By doing this, the ‘cluster groups’ formed by traditional cluster dormitories is widened. It was originally thought that the ideal ‘study’ group size was four to six people, hence the four/five and six bedroomed dormitories were born. However, this has since been disputed in that it relates to ‘study’ not ‘living,’ which means removing barriers for dormitory design and designing spaces for greater numbers of six  to eight all the way up to 15/16 people. In addition, design standards now reflect this enabling more space for each individual increasing from an average of three square metres per person to four. Instead of a small kitchenette that’s good for tea and toast but not much more, we’re now looking at larger kitchen/ dining areas and lounge spaces that create a natural sharing environment, suited to hosting, relaxing and group interaction. 

Arranged for balance

High-quality shared space also has indirect benefits for today’s student experience, reducing dependence on social media as the main form of socialisation and social-entertainment. By arranging internal layouts with welcoming shared spaces suitable for everything from table football tournaments (indoors sports) to demonstration cooking lessons, we can encourage better real-life group interaction. 

That said, providing the very best communication technology should be taken as read – a great broadband connection with fast wireless access throughout all personal and shared space is absolutely fundamental. Focus is on mobile boosters rather than telephone and TV points. Without the right online capability, you’ll lose students rather than attract them. 

Creating value for everyone

Design concepts determine that the less available space, the less it costs to build and subsequently the lower the rent, heating and maintenance costs. This means internal design needs to be thoughtful, multifunctional and flexible creating compact spaces that feel roomy. Today’s bed expectation are double beds (albeit only 1200mm wide) and so bedrooms need to be the right width, but that can be made possible by losing some of the bookshelves that are becoming less relevant – due to technology – and by installing smaller desks. Imaginative space optimisation delivers better quality of life and functionality, while creating value for everyone. Design that creates fun spaces that are visually interesting, current and ‘cool’ can be a differentiator. Clever design of these spaces can also create a comfortable and stimulating environment for study, socialise and sleep.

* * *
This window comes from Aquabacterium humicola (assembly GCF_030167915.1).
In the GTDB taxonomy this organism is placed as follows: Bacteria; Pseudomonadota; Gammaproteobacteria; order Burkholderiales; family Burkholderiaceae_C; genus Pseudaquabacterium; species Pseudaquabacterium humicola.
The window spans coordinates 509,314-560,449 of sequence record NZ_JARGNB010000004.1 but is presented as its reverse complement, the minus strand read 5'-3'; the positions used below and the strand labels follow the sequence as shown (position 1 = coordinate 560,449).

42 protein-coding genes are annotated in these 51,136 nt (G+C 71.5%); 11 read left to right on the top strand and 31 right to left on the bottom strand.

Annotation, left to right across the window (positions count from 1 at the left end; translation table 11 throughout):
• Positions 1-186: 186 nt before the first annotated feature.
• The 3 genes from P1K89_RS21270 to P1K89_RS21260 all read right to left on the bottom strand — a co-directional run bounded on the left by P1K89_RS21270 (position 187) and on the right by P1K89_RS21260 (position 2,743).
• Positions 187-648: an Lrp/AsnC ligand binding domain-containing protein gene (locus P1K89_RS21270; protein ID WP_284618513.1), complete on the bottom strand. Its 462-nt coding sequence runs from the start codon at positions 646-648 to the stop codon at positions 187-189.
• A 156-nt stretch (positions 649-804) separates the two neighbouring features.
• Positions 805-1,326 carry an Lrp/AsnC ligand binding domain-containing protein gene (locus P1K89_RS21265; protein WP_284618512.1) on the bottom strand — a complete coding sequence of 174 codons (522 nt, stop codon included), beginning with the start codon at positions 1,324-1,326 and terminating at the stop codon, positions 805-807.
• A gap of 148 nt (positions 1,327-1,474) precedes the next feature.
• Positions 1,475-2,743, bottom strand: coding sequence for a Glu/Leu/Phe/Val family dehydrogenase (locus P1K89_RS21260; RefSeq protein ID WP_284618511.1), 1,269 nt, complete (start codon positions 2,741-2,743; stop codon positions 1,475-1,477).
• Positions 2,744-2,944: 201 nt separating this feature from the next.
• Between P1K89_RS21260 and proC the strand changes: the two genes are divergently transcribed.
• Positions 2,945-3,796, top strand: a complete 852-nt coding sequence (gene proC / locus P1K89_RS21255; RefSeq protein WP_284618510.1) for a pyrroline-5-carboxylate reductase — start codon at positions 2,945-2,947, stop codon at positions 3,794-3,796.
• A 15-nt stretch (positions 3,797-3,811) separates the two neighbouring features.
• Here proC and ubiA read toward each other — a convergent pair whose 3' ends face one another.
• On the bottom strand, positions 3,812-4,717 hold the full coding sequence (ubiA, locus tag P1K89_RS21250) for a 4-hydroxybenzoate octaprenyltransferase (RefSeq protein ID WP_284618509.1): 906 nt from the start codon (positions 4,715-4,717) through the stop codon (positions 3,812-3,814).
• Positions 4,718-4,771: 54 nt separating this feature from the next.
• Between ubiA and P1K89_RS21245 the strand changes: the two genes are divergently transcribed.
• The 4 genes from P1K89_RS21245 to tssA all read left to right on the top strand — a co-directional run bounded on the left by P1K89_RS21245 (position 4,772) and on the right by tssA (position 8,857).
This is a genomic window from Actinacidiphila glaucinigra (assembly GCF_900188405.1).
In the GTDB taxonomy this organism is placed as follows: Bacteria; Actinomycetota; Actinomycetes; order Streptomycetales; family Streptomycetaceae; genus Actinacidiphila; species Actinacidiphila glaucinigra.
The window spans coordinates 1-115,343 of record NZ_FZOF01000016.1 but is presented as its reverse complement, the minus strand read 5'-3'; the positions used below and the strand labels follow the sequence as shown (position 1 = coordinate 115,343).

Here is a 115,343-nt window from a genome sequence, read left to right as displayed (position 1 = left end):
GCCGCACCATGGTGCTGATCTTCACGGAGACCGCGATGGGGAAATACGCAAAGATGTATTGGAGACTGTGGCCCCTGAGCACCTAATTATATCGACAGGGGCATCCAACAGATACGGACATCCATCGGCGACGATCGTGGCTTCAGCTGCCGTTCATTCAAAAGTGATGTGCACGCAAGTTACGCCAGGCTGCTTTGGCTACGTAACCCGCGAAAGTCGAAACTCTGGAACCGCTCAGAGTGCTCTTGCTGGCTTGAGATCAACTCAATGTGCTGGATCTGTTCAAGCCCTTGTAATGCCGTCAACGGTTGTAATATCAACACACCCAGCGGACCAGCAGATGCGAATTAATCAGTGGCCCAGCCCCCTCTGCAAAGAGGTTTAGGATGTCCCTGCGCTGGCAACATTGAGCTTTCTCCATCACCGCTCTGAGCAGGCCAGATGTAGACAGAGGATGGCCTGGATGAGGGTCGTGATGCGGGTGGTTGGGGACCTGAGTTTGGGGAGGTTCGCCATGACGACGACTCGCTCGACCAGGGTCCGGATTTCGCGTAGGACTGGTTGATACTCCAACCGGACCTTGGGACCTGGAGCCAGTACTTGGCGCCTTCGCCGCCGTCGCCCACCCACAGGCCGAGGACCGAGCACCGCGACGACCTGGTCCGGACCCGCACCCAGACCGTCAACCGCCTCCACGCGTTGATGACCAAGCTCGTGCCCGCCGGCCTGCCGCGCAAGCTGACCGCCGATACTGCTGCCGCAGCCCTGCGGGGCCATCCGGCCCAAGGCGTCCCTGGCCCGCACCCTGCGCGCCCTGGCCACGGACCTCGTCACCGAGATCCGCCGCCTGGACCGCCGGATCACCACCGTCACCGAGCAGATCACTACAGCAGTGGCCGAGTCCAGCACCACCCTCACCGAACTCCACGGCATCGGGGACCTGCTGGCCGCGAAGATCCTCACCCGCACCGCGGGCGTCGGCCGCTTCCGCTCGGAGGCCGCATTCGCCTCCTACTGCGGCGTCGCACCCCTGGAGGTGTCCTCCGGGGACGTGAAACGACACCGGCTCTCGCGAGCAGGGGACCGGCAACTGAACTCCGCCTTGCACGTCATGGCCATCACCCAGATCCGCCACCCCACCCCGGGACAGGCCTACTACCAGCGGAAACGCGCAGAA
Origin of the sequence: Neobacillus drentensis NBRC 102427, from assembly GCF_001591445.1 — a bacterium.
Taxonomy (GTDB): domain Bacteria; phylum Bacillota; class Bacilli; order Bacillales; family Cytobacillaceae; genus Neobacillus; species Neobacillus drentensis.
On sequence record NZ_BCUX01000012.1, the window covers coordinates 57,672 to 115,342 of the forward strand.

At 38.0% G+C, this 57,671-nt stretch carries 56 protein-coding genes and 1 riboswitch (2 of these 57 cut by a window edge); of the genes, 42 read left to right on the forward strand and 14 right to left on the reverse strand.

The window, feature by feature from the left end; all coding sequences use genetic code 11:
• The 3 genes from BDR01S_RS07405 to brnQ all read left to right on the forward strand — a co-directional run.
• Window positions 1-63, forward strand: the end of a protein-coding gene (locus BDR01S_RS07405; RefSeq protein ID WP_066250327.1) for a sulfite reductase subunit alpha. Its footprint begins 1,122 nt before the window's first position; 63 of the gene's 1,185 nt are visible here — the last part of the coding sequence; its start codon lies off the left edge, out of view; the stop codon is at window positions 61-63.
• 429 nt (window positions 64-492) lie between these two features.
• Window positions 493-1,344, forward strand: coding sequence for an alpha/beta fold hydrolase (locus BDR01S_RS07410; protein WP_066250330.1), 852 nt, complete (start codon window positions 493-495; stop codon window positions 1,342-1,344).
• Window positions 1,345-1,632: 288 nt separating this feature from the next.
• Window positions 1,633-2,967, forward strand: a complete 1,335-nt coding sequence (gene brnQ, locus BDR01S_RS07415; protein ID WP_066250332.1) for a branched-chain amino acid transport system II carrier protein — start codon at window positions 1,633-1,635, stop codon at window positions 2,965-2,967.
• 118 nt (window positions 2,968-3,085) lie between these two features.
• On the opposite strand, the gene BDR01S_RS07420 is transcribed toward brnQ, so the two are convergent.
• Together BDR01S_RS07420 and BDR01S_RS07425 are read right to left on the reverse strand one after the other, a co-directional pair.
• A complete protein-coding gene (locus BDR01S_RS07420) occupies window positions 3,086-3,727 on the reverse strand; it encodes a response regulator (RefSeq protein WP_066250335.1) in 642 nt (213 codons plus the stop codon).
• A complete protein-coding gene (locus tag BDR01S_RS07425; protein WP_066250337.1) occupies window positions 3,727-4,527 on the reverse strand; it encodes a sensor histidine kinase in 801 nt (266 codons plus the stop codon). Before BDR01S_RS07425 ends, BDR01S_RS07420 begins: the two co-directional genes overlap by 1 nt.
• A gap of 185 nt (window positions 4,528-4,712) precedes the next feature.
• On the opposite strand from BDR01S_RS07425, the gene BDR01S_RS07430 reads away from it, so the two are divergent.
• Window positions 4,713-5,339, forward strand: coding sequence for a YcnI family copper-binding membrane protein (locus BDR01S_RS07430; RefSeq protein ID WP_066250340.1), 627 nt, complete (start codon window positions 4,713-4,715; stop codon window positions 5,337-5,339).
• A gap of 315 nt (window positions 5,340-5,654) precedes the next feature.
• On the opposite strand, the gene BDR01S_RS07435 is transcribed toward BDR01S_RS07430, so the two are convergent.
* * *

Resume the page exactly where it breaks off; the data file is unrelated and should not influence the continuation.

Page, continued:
Pastoral care is important to all institutions and these social spaces and encouraging creation of new friends and new interests is a key part of adjusting to university life.

Considerations for the future

Over the last decade, technology has had a resounding impact on the way we live and it will continue to evolve in regards to learning and social interaction and design in student accommodation needs to consider this. This means creating flexible spaces that can be transformed at minimal expense such as dedicated IT rooms in shared accommodation, or even space to take 3D printers, creating a ‘library’ type area for study. Tailoring communal areas to each location’s strengths and weaknesses – social scene, gyms, takeaways, proximity to campus – will help make accommodation attractive and space-efficient. 

In a market when ‘residential’ is king, universities and operators face resistance throughout the planning process and in acquiring the land they need and finding the right location for student accommodation is not as easy as it once may have been. A consequence of this is more off-campus locations. The more remote the location, the more, well-planned, inspiring and engaging the accommodation needs to be. However, irrespective of location, if universities want to compete in this burgeoning market, they needy to deliver the very best for their students across all elements of the student experience.

Bill Soper is principal director at tp bennett.